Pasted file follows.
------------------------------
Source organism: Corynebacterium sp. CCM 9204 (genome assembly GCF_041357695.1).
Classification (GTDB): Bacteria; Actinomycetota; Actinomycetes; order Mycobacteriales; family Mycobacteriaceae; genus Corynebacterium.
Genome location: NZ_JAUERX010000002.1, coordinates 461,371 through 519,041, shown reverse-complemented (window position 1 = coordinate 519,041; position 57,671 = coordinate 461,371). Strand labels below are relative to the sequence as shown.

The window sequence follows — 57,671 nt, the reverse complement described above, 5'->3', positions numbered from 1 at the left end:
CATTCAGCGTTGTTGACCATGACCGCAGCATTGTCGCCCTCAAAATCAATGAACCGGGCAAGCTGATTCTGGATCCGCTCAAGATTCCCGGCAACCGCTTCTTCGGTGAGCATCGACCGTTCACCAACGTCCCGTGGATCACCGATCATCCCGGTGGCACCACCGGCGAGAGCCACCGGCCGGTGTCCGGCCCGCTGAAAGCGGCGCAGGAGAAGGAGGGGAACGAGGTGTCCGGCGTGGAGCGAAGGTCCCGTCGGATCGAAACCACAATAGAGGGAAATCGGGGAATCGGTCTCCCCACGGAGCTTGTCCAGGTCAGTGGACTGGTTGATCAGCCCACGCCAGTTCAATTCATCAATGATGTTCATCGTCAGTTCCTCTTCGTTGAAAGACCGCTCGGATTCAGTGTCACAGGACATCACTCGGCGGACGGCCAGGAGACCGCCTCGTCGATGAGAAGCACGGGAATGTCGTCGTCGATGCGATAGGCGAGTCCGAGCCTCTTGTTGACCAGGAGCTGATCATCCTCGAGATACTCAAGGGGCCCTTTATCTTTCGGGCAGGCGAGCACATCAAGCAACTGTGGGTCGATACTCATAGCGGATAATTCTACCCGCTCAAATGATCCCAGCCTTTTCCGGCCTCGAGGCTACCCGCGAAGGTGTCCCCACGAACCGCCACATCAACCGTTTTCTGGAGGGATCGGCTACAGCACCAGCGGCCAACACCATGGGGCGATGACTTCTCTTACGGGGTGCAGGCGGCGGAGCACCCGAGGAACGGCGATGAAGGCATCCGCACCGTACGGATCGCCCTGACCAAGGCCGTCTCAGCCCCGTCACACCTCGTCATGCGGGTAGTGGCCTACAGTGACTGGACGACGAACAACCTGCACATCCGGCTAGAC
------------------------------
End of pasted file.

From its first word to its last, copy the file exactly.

Source organism: Corynebacterium sp. CCM 9204 (genome assembly GCF_041357695.1).
Classification (GTDB): Bacteria; Actinomycetota; Actinomycetes; order Mycobacteriales; family Mycobacteriaceae; genus Corynebacterium.
Genome location: NZ_JAUERX010000002.1, coordinates 461,371 through 519,041, shown reverse-complemented (window position 1 = coordinate 519,041; position 57,671 = coordinate 461,371). Strand labels below are relative to the sequence as shown.

The window sequence follows — 57,671 nt, the reverse complement described above, 5'->3', positions numbered from 1 at the left end:
CATTCAGCGTTGTTGACCATGACCGCAGCATTGTCGCCCTCAAAATCAATGAACCGGGCAAGCTGATTCTGGATCCGCTCAAGATTCCCGGCAACCGCTTCTTCGGTGAGCATCGACCGTTCACCAACGTCCCGTGGATCACCGATCATCCCGGTGGCACCACCGGCGAGAGCCACCGGCCGGTGTCCGGCCCGCTGAAAGCGGCGCAGGAGAAGGAGGGGAACGAGGTGTCCGGCGTGGAGCGAAGGTCCCGTCGGATCGAAACCACAATAGAGGGAAATCGGGGAATCGGTCTCCCCACGGAGCTTGTCCAGGTCAGTGGACTGGTTGATCAGCCCACGCCAGTTCAATTCATCAATGATGTTCATCGTCAGTTCCTCTTCGTTGAAAGACCGCTCGGATTCAGTGTCACAGGACATCACTCGGCGGACGGCCAGGAGACCGCCTCGTCGATGAGAAGCACGGGAATGTCGTCGTCGATGCGATAGGCGAGTCCGAGCCTCTTGTTGACCAGGAGCTGATCATCCTCGAGATACTCAAGGGGCCCTTTATCTTTCGGGCAGGCGAGCACATCAAGCAACTGTGGGTCGATACTCATAGCGGATAATTCTACCCGCTCAAATGATCCCAGCCTTTTCCGGCCTCGAGGCTACCCGCGAAGGTGTCCCCACGAACCGCCACATCAACCGTTTTCTGGAGGGATCGGCTACAGCACCAGCGGCCAACACCATGGGGCGATGACTTCTCTTACGGGGTGCAGGCGGCGGAGCACCCGAGGAACGGCGATGAAGGCATCCGCACCGTACGGATCGCCCTGACCAAGGCCGTCTCAGCCCCGTCACACCTCGTCATGCGGGTAGTGGCCTACAGTGACTGGACGACGAACAACCTGCACATCCGGCTAGAC